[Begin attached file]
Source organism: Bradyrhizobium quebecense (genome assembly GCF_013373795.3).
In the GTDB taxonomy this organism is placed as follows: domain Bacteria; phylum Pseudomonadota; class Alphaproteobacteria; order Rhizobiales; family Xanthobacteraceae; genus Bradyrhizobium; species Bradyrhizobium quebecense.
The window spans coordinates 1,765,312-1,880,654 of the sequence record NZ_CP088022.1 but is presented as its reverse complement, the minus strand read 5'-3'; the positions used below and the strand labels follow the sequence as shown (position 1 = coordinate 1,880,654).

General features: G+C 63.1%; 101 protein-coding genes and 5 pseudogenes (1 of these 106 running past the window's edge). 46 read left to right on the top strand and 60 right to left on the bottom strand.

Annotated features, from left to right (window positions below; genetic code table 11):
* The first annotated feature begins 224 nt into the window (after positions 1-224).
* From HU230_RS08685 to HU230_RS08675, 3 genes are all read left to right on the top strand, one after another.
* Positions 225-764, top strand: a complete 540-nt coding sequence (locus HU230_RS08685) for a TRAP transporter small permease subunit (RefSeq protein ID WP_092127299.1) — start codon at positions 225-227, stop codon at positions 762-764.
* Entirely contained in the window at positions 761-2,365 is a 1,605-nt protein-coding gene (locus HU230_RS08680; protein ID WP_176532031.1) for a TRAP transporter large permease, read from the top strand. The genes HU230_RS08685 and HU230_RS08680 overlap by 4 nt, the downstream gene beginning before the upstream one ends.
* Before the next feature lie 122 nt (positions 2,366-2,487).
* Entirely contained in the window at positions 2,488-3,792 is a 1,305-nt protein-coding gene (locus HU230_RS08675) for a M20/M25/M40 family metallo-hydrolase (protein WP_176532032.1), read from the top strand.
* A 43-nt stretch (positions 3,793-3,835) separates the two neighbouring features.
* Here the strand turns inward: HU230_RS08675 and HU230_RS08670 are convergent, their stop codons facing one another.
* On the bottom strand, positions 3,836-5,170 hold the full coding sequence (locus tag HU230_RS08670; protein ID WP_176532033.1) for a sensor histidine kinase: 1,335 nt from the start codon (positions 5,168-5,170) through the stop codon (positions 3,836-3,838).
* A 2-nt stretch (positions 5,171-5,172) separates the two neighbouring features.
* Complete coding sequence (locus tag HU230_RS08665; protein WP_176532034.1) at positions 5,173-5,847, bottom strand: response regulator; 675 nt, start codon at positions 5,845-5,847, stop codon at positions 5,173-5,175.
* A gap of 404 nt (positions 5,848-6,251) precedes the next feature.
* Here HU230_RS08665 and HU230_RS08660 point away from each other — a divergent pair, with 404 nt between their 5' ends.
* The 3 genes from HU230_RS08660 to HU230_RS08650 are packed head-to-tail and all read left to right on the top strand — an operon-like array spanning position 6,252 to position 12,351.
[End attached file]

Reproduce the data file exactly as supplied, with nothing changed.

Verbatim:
Source organism: Bradyrhizobium quebecense (genome assembly GCF_013373795.3).
In the GTDB taxonomy this organism is placed as follows: domain Bacteria; phylum Pseudomonadota; class Alphaproteobacteria; order Rhizobiales; family Xanthobacteraceae; genus Bradyrhizobium; species Bradyrhizobium quebecense.
The window spans coordinates 1,765,312-1,880,654 of the sequence record NZ_CP088022.1 but is presented as its reverse complement, the minus strand read 5'-3'; the positions used below and the strand labels follow the sequence as shown (position 1 = coordinate 1,880,654).

General features: G+C 63.1%; 101 protein-coding genes and 5 pseudogenes (1 of these 106 running past the window's edge). 46 read left to right on the top strand and 60 right to left on the bottom strand.

Annotated features, from left to right (window positions below; genetic code table 11):
* The first annotated feature begins 224 nt into the window (after positions 1-224).
* From HU230_RS08685 to HU230_RS08675, 3 genes are all read left to right on the top strand, one after another.
* Positions 225-764, top strand: a complete 540-nt coding sequence (locus HU230_RS08685) for a TRAP transporter small permease subunit (RefSeq protein ID WP_092127299.1) — start codon at positions 225-227, stop codon at positions 762-764.
* Entirely contained in the window at positions 761-2,365 is a 1,605-nt protein-coding gene (locus HU230_RS08680; protein ID WP_176532031.1) for a TRAP transporter large permease, read from the top strand. The genes HU230_RS08685 and HU230_RS08680 overlap by 4 nt, the downstream gene beginning before the upstream one ends.
* Before the next feature lie 122 nt (positions 2,366-2,487).
* Entirely contained in the window at positions 2,488-3,792 is a 1,305-nt protein-coding gene (locus HU230_RS08675) for a M20/M25/M40 family metallo-hydrolase (protein WP_176532032.1), read from the top strand.
* A 43-nt stretch (positions 3,793-3,835) separates the two neighbouring features.
* Here the strand turns inward: HU230_RS08675 and HU230_RS08670 are convergent, their stop codons facing one another.
* On the bottom strand, positions 3,836-5,170 hold the full coding sequence (locus tag HU230_RS08670; protein ID WP_176532033.1) for a sensor histidine kinase: 1,335 nt from the start codon (positions 5,168-5,170) through the stop codon (positions 3,836-3,838).
* A 2-nt stretch (positions 5,171-5,172) separates the two neighbouring features.
* Complete coding sequence (locus tag HU230_RS08665; protein WP_176532034.1) at positions 5,173-5,847, bottom strand: response regulator; 675 nt, start codon at positions 5,845-5,847, stop codon at positions 5,173-5,175.
* A gap of 404 nt (positions 5,848-6,251) precedes the next feature.
* Here HU230_RS08665 and HU230_RS08660 point away from each other — a divergent pair, with 404 nt between their 5' ends.
* The 3 genes from HU230_RS08660 to HU230_RS08650 are packed head-to-tail and all read left to right on the top strand — an operon-like array spanning position 6,252 to position 12,351.